PCR-RFLP analyses were performed using the URA5 and SJ01 primers [29, 30]. The reaction conditions were as follows: initial denaturation (94°C, 2 minutes), 35 cycles of denaturation (94°C, 45 seconds), annealing (61°C, 1 minute) and extension (72°C, 2 minutes), and a final extension cycle (72°C for 10 minutes). Ten microliters of each PCR product was double digested using Sau96I (15 U) and Hhal (15 U) for 5 hours at 37°C, and the digested fragments were visualized on 1.5% agarose gels stained with ethidium bromide [9]. Migration patterns were captured with an Ingenius LR apparatus (Syngene, UK) Molecular profiles obtained via PCR fingerprinting were analysed based on the presence or absence of readily apparent and well-defined bands in the digitized gel images with GeneSnap and Genetool software (Syngene, UK) and integrated in a database using GeneDirectory software (http://www.syngene.com/genedirectory-2/ Syngene, UK).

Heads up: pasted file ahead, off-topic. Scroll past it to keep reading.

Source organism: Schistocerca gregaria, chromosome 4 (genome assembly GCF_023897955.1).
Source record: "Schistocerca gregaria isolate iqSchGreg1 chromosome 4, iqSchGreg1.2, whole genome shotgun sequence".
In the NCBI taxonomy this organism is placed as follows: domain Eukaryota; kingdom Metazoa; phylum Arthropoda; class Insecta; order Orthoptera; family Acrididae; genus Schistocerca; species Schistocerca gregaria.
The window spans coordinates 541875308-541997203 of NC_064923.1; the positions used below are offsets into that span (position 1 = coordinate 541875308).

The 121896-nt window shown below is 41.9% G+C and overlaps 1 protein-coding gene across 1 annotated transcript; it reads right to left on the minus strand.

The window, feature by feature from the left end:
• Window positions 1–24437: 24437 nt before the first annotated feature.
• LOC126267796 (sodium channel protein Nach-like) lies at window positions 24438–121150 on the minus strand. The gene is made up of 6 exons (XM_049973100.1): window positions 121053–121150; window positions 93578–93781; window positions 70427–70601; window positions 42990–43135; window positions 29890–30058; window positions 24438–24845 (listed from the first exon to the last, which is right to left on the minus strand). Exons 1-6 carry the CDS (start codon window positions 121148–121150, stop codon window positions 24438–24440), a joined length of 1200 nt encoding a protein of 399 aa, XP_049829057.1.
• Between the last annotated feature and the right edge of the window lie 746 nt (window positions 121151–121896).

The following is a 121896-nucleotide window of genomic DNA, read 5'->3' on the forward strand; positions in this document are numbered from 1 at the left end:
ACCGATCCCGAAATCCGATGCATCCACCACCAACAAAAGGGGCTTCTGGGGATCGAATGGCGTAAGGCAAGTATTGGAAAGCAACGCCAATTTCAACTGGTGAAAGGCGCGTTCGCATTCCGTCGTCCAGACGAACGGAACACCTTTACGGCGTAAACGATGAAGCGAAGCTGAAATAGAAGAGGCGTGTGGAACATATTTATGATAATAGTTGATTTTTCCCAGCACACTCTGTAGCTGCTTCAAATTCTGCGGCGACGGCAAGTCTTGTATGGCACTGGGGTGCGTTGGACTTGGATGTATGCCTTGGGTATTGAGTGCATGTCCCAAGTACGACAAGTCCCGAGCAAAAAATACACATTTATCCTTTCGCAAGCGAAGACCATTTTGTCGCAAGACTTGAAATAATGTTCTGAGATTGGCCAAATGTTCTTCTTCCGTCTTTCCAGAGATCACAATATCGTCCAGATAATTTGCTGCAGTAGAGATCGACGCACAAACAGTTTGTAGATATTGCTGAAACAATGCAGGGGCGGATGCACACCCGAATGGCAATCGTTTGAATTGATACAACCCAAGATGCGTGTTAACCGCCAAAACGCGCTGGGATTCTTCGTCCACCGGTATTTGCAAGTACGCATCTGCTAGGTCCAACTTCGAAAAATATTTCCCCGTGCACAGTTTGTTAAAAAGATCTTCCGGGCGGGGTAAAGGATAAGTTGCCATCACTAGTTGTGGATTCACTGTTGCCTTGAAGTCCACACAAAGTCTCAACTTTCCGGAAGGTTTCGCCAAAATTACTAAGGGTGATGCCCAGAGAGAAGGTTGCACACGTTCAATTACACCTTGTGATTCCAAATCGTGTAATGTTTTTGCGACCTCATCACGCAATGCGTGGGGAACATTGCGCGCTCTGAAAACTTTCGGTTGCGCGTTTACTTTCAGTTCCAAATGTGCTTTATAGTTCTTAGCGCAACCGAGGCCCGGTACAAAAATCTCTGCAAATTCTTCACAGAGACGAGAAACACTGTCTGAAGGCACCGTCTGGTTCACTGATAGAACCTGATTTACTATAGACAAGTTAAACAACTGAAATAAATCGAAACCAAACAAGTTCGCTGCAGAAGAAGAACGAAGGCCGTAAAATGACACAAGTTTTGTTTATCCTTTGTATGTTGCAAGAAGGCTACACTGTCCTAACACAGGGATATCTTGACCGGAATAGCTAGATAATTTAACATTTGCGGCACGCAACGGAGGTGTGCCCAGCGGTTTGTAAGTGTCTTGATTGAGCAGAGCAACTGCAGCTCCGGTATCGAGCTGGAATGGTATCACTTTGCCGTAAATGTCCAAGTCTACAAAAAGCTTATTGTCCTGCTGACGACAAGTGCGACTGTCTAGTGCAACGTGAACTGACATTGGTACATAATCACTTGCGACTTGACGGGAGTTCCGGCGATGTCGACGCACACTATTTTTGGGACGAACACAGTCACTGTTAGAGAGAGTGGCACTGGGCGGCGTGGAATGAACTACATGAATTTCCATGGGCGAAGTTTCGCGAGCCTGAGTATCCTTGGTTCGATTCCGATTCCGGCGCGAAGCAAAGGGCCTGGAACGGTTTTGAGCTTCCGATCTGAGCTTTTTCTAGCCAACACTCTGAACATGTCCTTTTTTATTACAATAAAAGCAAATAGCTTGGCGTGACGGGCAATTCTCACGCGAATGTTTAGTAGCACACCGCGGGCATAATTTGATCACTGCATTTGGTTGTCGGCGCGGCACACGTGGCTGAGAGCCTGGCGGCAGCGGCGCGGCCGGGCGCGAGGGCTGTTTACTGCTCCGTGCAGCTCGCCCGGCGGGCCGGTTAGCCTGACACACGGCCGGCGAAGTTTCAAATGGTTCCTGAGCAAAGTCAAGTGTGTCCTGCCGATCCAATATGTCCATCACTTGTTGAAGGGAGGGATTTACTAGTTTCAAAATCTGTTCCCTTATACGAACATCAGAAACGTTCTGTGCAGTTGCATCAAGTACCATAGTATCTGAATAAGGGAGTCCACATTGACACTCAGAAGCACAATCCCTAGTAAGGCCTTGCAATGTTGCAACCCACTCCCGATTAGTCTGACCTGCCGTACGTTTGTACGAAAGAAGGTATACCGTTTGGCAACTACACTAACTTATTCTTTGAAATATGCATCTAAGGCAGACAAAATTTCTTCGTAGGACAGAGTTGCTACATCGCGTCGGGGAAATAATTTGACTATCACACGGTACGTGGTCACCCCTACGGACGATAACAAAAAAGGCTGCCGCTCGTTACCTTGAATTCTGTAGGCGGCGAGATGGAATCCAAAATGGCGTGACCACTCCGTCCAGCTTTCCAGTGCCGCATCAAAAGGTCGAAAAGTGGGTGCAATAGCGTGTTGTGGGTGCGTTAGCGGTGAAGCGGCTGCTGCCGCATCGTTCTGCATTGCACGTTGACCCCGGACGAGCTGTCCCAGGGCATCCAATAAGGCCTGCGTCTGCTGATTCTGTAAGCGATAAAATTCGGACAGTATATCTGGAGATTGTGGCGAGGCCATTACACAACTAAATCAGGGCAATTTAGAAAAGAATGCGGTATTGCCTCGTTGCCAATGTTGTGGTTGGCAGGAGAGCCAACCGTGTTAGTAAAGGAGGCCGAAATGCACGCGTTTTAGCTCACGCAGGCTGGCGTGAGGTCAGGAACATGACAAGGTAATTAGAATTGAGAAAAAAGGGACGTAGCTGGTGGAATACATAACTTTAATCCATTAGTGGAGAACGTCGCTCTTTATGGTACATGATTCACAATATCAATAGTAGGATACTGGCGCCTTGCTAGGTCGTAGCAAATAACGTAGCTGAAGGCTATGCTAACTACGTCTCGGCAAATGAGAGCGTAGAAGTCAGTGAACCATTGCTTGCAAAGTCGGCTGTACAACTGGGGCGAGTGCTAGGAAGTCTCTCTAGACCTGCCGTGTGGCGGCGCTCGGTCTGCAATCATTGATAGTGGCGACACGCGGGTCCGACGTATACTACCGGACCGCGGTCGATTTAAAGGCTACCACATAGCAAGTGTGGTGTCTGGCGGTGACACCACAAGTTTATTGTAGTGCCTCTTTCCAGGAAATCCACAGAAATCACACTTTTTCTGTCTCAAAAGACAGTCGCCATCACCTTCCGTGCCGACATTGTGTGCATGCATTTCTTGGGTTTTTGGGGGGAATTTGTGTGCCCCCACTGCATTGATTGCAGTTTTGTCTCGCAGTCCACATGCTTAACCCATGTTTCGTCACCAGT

MultiLocus Sequence Typing (MLST) and analysis.